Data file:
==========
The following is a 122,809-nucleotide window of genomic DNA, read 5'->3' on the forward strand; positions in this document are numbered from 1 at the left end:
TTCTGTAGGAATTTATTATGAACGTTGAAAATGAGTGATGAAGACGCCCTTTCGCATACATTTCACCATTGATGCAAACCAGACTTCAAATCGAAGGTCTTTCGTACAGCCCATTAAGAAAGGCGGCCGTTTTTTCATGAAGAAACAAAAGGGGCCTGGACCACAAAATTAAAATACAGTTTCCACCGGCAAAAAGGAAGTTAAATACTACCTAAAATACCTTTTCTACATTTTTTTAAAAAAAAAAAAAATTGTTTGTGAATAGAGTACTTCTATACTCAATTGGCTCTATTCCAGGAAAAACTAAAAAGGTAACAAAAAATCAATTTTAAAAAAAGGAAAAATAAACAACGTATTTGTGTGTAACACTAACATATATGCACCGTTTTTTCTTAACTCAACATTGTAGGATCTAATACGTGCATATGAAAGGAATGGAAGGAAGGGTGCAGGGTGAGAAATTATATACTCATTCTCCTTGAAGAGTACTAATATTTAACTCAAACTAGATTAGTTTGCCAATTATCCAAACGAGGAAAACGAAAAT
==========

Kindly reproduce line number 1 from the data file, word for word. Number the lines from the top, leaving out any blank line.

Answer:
The following is a 122,809-nucleotide window of genomic DNA, read 5'->3' on the forward strand; positions in this document are numbered from 1 at the left end: